Before entering electoral politics, Karger worked as an adviser for such prominent Republicans and former U.S. Presidents Gerald Ford, Ronald Reagan and George H. W. Bush. Since retiring as an adviser in 2004, he has been involved in LGBT issues: opposing California Proposition 8, which banned same-sex marriage in the state; and leading investigations of such same-sex marriage opponents as the National Organization for Marriage (NOM) and the The Church of Jesus Christ of Latter-day Saints (The Mormon Church).

In 2010, Karger first announced his intentions to seek the Republican presidential nomination, but did not officially announce until March 2011. One of his early campaign goals was to participate in a GOP presidential debate, but was never invited due to polling thresholds. However, Karger argued that he did meet the requirement for an August debate, but was still excluded after the organizers deemed polls he cited as inadequate.

So far, Karger has appeared on four Republican primary ballots including Puerto Rico, where he was able to top Congressman Ron Paul, who, at the time was one of the four major candidates in the race. Karger will next appear on the ballots in California on June 5, and in Utah on June 26.

Karger brands himself as “a different kind of Republican” that wants to open the party to outsiders. He backs gay marriage, is pro-choice on abortion, and wants to lower the voting age. However, he also holds some traditional Republican views: he favors a strengthening of the private sector and believes the U.S. should be steadfast in its support for the nation of Israel.

In talking to Wikinews, Karger discusses his personal political background and activism, the 2012 presidential election and his GOP campaign, as well as his political views on both domestic and foreign affairs.

Retrieved from “https://en.wikinews.org/w/index.php?title=Wikinews_interviews_Fred_Karger,_U.S._Republican_Party_presidential_candidate&oldid=4567756”
Posted in Uncategorized

National Museum of Scotland reopens after three-year redevelopment

Friday, July 29, 2011

Today sees the reopening of the National Museum of Scotland following a three-year renovation costing £47.4 million (US$ 77.3 million). Edinburgh’s Chambers Street was closed to traffic for the morning, with the 10am reopening by eleven-year-old Bryony Hare, who took her first steps in the museum, and won a competition organised by the local Evening News paper to be a VIP guest at the event. Prior to the opening, Wikinews toured the renovated museum, viewing the new galleries, and some of the 8,000 objects inside.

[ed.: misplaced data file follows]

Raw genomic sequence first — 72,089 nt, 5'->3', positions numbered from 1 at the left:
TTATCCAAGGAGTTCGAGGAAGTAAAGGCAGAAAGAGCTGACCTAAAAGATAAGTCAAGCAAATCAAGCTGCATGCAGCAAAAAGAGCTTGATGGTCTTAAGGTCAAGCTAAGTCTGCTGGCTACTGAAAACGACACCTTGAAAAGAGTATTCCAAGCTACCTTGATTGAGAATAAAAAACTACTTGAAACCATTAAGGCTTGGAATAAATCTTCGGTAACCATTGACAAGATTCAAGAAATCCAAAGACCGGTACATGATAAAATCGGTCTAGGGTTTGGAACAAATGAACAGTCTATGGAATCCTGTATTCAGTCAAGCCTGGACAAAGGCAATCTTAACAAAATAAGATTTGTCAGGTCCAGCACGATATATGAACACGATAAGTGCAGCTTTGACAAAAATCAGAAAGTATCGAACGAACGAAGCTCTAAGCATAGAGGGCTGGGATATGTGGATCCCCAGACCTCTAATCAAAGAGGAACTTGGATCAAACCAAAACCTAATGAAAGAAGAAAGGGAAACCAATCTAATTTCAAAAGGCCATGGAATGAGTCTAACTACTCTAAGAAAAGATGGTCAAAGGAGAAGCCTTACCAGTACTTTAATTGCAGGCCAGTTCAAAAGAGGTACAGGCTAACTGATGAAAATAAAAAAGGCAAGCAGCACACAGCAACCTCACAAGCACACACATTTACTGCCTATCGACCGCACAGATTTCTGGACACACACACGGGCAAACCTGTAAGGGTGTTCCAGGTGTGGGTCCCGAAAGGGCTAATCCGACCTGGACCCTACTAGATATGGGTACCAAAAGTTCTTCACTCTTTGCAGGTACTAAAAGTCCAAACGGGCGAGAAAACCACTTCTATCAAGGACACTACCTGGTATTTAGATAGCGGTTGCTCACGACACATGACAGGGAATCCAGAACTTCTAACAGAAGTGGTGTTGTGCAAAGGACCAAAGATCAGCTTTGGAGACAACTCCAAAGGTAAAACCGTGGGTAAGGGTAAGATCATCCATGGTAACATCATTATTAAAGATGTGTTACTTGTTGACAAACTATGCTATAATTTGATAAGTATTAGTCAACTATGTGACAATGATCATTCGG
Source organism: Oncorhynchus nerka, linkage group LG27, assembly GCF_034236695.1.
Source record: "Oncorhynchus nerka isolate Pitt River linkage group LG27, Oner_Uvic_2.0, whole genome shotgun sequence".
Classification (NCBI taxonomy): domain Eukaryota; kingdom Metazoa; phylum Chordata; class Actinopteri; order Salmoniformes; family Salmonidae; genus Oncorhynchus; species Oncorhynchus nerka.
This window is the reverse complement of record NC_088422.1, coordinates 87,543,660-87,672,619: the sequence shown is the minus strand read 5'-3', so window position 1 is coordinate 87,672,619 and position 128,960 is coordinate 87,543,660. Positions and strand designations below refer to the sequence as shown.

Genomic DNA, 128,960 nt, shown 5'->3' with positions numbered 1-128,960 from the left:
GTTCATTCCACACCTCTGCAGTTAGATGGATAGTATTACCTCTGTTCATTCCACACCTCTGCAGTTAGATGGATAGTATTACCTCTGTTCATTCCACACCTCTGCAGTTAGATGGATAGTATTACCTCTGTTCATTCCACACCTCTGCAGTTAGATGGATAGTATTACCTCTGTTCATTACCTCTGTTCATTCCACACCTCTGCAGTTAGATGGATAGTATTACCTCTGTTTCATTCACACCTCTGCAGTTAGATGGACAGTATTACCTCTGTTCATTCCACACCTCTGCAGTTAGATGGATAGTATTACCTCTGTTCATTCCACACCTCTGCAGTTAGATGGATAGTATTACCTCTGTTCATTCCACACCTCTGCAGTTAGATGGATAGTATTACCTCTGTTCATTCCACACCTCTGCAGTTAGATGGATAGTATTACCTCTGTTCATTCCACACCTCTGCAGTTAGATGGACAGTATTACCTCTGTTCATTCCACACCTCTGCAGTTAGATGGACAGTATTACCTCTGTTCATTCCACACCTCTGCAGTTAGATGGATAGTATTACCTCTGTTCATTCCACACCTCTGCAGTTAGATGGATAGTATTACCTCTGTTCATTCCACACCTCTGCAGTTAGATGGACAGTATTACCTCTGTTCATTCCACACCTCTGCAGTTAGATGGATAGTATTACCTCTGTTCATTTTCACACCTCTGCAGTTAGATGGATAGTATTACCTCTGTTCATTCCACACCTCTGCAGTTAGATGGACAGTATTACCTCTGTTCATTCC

• 1
  • 2
  • 3
  • 4
  • 5
  • 6
  • 7
  • 8
  • 9
  • 10
  • 11
  • 12

Dressed in Victorian attire, Scottish broadcaster Grant Stott acted as master of ceremonies over festivities starting shortly after 9am. The packed street cheered an animatronic Tyrannosaurus Rex created by Millenium FX; onlookers were entertained with a twenty-minute performance by the Mugenkyo Taiko Drummers on the steps of the museum; then, following Bryony Hare knocking three times on the original doors to ask that the museum be opened, the ceremony was heralded with a specially composed fanfare – played on a replica of the museum’s 2,000-year-old carnyx Celtic war-horn. During the fanfare, two abseilers unfurled white pennons down either side of the original entrance.

The completion of the opening to the public was marked with Chinese firecrackers, and fireworks, being set off on the museum roof. As the public crowded into the museum, the Mugenkyo Taiko Drummers resumed their performance; a street theatre group mingled with the large crowd, and the animatronic Tyrannosaurus Rex entertained the thinning crowd of onlookers in the centre of the street.

On Wednesday, the museum welcomed the world’s press for an in depth preview of the new visitor experience. Wikinews was represented by Brian McNeil, who is also Wikimedia UK’s interim liaison with Museum Galleries Scotland.

The new pavement-level Entrance Hall saw journalists mingle with curators. The director, Gordon Rintoul, introduced presentations by Gareth Hoskins and Ralph Applebaum, respective heads of the Architects and Building Design Team; and, the designers responsible for the rejuvenation of the museum.

Describing himself as a “local lad”, Hoskins reminisced about his grandfather regularly bringing him to the museum, and pushing all the buttons on the numerous interactive exhibits throughout the museum. Describing the nearly 150-year-old museum as having become “a little tired”, and a place “only visited on a rainy day”, he commented that many international visitors to Edinburgh did not realise that the building was a public space; explaining the focus was to improve access to the museum – hence the opening of street-level access – and, to “transform the complex”, focus on “opening up the building”, and “creating a number of new spaces […] that would improve facilities and really make this an experience for 21st century museum visitors”.

Hoskins explained that a “rabbit warren” of storage spaces were cleared out to provide street-level access to the museum; the floor in this “crypt-like” space being lowered by 1.5 metres to achieve this goal. Then Hoskins handed over to Applebaum, who expressed his delight to be present at the reopening.